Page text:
Wartime Leadership Then and Now
Upon becoming prime minister of Great Britain in May 1940, Winston Churchill confronted the reality of a German airborne assault and a shortage of the tools to oppose it.
In January 2020, President Donald Trump also faced an airborne assault—not from bombers but from a virus. Trump too was without sufficient tools. The glaring difference in their responses focuses our attention on what it really means to be a wartime leader.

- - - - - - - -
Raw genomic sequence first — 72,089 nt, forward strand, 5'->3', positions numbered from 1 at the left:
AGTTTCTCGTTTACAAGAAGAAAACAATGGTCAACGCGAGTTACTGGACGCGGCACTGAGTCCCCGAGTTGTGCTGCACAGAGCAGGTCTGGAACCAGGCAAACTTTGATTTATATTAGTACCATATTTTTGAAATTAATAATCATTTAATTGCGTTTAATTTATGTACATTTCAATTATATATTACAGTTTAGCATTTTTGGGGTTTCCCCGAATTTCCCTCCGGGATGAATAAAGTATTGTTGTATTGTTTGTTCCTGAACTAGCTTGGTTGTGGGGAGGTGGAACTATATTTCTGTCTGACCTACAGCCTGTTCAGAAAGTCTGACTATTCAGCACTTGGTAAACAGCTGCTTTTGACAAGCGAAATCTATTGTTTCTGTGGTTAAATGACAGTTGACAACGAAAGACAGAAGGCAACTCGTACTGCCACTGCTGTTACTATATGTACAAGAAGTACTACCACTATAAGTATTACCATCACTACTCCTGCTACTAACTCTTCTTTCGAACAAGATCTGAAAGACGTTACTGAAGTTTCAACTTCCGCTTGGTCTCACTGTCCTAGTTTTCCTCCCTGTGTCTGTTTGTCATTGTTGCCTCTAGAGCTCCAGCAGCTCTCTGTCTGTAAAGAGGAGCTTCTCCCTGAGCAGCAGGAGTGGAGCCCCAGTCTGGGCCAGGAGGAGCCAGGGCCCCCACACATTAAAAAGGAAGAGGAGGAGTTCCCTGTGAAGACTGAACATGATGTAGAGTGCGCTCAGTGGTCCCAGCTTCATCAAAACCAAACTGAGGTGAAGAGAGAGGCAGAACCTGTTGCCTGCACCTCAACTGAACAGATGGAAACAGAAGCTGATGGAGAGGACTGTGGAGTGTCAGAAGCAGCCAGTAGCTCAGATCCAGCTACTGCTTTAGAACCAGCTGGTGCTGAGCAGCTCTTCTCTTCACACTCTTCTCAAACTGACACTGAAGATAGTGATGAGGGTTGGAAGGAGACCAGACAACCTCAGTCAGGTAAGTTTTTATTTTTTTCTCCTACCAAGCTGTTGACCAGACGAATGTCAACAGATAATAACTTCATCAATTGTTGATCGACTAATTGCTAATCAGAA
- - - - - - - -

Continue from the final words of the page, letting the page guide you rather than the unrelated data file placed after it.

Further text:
Churchill’s shortage was fighter aircraft, and he acted immediately upon becoming prime minister to attack his shortage. Trump’s shortage was coronavirus test kits, and given ample advance warning, he dithered. Churchill moved to manage the problem, while Trump moved to manage the narrative.
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